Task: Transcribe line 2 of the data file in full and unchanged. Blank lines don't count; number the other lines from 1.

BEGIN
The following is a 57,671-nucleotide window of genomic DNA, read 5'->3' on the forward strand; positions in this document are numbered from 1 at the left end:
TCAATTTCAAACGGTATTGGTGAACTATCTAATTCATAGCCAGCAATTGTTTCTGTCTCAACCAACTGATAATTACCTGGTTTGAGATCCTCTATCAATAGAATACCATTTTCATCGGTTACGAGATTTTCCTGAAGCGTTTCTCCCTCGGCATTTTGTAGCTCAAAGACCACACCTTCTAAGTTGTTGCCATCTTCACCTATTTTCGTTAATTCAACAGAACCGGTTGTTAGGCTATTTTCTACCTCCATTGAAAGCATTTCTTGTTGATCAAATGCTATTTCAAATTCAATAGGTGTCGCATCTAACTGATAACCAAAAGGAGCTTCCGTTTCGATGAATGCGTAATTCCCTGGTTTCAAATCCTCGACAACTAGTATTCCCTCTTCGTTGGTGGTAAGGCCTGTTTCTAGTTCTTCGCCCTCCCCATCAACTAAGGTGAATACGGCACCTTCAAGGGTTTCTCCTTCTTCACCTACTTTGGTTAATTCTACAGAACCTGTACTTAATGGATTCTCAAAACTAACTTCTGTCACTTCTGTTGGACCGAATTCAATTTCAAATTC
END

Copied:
TCAATTTCAAACGGTATTGGTGAACTATCTAATTCATAGCCAGCAATTGTTTCTGTCTCAACCAACTGATAATTACCTGGTTTGAGATCCTCTATCAATAGAATACCATTTTCATCGGTTACGAGATTTTCCTGAAGCGTTTCTCCCTCGGCATTTTGTAGCTCAAAGACCACACCTTCTAAGTTGTTGCCATCTTCACCTATTTTCGTTAATTCAACAGAACCGGTTGTTAGGCTATTTTCTACCTCCATTGAAAGCATTTCTTGTTGATCAAATGCTATTTCAAATTCAATAGGTGTCGCATCTAACTGATAACCAAAAGGAGCTTCCGTTTCGATGAATGCGTAATTCCCTGGTTTCAAATCCTCGACAACTAGTATTCCCTCTTCGTTGGTGGTAAGGCCTGTTTCTAGTTCTTCGCCCTCCCCATCAACTAAGGTGAATACGGCACCTTCAAGGGTTTCTCCTTCTTCACCTACTTTGGTTAATTCTACAGAACCTGTACTTAATGGATTCTCAAAACTAACTTCTGTCACTTCTGTTGGACCGAATTCAATTTCAAATTC